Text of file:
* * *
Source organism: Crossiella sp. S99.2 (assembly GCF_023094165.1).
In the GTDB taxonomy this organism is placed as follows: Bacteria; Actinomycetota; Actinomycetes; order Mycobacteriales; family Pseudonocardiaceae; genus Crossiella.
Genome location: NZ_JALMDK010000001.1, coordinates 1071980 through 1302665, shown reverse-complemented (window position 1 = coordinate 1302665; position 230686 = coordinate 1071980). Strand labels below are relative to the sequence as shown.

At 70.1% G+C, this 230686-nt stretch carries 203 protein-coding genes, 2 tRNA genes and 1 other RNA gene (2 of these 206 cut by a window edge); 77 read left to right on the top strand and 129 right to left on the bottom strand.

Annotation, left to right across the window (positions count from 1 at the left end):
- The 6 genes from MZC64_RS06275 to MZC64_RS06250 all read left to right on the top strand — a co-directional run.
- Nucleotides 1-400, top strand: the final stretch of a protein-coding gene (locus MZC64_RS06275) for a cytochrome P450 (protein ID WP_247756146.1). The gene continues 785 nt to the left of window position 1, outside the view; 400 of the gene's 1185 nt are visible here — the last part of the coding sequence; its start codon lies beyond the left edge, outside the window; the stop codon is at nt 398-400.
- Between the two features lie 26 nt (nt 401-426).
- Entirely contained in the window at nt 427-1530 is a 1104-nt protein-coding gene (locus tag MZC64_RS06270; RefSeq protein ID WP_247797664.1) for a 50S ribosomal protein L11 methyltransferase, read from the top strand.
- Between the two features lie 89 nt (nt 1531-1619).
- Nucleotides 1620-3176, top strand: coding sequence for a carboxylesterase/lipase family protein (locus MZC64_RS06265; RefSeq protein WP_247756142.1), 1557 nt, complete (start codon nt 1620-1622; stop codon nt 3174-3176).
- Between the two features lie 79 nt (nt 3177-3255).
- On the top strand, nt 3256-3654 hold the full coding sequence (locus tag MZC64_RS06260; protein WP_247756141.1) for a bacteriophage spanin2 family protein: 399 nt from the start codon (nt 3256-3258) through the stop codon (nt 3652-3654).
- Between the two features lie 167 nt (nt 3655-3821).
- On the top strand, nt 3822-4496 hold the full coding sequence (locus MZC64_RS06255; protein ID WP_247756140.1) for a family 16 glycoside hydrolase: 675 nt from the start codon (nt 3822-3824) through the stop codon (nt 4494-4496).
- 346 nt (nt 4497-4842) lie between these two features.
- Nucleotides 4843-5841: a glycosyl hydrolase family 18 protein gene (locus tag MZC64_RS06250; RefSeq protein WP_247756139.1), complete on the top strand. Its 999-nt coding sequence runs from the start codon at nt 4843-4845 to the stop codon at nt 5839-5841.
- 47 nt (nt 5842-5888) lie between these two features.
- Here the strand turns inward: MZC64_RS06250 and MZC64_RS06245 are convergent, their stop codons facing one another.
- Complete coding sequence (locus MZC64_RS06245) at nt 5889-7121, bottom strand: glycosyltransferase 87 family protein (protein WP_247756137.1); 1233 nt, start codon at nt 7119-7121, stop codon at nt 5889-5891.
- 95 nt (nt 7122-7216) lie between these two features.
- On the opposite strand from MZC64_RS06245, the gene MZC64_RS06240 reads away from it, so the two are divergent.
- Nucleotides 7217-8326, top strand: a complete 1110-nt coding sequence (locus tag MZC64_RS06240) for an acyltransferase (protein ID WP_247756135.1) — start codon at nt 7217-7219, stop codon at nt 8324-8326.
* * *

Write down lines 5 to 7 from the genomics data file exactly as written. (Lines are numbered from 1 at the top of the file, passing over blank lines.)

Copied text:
Annotation, left to right across the window (positions count from 1 at the left end):
- The 6 genes from MZC64_RS06275 to MZC64_RS06250 all read left to right on the top strand — a co-directional run.
- Nucleotides 1-400, top strand: the final stretch of a protein-coding gene (locus MZC64_RS06275) for a cytochrome P450 (protein ID WP_247756146.1). The gene continues 785 nt to the left of window position 1, outside the view; 400 of the gene's 1185 nt are visible here — the last part of the coding sequence; its start codon lies beyond the left edge, outside the window; the stop codon is at nt 398-400.